Good afternoon. My name is Dr. Sayyed Mohsen Fatemi.
The topic of my talk today will focus on "Mindfulness",
and I'll explain to you how mindfulness is going to work
for a number of interpersonal and intrapersonal issues and problems.
I present mindfulness as not only a school of thought,
but also something that you can have for psychotherapeutic interventions and goals.
I did my post-doctorate at Harvard and I have taught at Harvard for almost 10 years.
I've also taught at the University of British Columbia,
University of Toronto, Western Washington University,
Boston Graduate School of Psychoanalysis,
UMS in Boston, and a number of other institutions.
Right now, I am the associate professor for
Ferdowsi University of Mashhad and I'm the chair
of the Desk of North America down there too.
I have published with Routledge, Wiley,
Springer, Oxford University Press, Cambridge University Press.
I have also published with Lexington,
at Palgrave Macmillan, and I have a new chapter
coming up with American Psychiatric Association.
I have taught a large number of courses in areas
of psychology including clinical counseling,
social psychology, cultural psychology,
and psychology of mass media.
I've done psychotherapy for almost 10 years.
So let me clarify what I mean by mindfulness.
When we talk about mindfulness,
I just need to explicate that there are two different types of mindfulness,
at least two different types of mindfulness in North America.
One is called meditation-based mindfulness,
which is associated with the name of Jon Kabat-Zinn and it
basically propounds that you can be mindful through meditation.
So for about 10 minutes a day,
focus on, breathe in and breathe out.
This attention, after a while,
is going to help you out with a lot of problems and
challenges and it helps you do emotional regulation.
It also facilitates the process of achieving
composure and tranquility in the midst of problems.
In addition to meditation-based mindfulness,
we also have what is called a Langerian mindfulness.
I have used this term in a number of my publications.
This term was coined by me.
Langerian mindfulness, which goes back to Ellen Langer,
a longstanding research findings for the past 40 years.
The main difference between Langerian mindfulness and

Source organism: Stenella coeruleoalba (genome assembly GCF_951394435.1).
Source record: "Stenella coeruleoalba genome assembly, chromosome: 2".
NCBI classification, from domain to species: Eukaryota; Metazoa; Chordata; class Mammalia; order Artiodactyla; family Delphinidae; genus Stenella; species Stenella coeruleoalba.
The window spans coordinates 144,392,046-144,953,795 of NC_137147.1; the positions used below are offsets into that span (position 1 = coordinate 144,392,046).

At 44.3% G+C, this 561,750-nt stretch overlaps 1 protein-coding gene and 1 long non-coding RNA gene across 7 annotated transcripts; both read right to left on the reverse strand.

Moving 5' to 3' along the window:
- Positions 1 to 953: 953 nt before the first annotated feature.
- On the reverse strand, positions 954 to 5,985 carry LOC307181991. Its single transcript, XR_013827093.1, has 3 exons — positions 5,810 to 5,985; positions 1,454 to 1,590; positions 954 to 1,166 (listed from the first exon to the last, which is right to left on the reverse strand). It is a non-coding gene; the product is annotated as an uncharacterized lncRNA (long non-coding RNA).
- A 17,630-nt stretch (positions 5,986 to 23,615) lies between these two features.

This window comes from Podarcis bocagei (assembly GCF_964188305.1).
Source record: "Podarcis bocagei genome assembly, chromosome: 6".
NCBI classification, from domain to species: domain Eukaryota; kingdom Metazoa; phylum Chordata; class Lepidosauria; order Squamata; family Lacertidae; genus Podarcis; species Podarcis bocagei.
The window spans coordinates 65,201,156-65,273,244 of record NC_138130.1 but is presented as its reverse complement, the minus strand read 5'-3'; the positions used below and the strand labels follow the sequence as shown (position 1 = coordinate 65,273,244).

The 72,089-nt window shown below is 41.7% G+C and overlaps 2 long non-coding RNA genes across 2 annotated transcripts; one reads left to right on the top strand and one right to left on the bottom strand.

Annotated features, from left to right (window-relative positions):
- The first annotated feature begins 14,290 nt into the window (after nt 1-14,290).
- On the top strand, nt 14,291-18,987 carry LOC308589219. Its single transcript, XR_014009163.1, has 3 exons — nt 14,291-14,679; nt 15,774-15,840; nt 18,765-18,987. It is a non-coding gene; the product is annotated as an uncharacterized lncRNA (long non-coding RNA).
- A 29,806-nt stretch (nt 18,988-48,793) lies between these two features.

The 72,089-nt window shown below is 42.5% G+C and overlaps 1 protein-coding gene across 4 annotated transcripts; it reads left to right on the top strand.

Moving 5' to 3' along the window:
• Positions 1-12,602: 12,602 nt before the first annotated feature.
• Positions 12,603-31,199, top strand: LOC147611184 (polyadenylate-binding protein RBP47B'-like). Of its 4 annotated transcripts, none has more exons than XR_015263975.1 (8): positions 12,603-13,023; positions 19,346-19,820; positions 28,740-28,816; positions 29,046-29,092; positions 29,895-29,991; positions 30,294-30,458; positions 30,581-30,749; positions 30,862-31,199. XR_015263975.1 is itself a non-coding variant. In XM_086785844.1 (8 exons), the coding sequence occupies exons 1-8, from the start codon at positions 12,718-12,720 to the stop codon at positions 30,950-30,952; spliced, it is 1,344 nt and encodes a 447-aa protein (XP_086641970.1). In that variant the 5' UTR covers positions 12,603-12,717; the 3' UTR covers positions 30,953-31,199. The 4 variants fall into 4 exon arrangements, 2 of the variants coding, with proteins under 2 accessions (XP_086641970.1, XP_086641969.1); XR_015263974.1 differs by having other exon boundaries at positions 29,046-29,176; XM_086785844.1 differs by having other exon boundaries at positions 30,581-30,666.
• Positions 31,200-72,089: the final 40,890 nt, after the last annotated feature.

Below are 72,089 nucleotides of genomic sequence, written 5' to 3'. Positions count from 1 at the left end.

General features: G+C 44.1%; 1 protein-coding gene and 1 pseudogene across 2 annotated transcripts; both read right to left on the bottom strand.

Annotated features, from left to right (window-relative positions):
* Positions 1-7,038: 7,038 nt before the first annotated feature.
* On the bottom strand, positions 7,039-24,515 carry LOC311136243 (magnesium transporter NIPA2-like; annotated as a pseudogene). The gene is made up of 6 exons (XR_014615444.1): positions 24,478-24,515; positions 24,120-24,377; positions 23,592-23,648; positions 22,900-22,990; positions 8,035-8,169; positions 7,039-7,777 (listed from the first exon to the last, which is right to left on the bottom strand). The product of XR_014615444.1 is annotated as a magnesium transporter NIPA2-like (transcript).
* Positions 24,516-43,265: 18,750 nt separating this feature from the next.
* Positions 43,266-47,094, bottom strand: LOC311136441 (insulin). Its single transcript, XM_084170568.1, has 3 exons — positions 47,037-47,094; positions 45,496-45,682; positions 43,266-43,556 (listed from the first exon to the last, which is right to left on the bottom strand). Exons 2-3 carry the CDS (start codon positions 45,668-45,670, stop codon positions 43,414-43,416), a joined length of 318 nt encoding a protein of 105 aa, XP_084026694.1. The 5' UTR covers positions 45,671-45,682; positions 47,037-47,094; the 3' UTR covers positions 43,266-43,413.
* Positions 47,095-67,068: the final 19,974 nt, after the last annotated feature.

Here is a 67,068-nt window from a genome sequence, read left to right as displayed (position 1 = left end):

the meditation-based mindfulness is the fact that you can be mindful without meditation.
Here's what we do and what we have done at Harvard.
We believe and we propound and propose. Our experiments,
and studies have corroborated and substantiated that you can be mindful,
but not necessarily through meditation.
I am going to talk about this and see how this mindfulness
is going to have an impact on everything that you do.
An active state of mind is actually the essence of mindfulness.
Our mind can have different states and our minds can also
be characterized through different propensities, predilections, and inclinations.
We can be in an automatic state of mind.
When we are in an automatic state of mind,
we just act automatically.
There is no contemplation,
there is no cogitation,
there is no reflexivity,
there is no reflection.
We just act automatically.
It may have happened to you that you just leave your office,
being you make a beeline for your home or you go from your home to your office
and you don't know what's going on until you've got a bumper to bumper traffic.
Then you've got a type of event that somehow gives you an understanding of well,
what's going on around me?
Or you may have done something out of your habits.
You could have orange juice every morning for your
breakfast and because you've had orange juice for the past 25 years of your life,
you just wake up tomorrow and you do
the same thing and you don't realize this is a choice.
This is going to be an act of choice
because you are acting from a mindless state of mind.
Now, mindlessness is the opposite of mindfulness.
When we are mindless,
we act just automatically.
We act based on a routinalized behaviors.
Habits are like a soft bed,
it's so easy to get into them,
but it's hard to get out of them.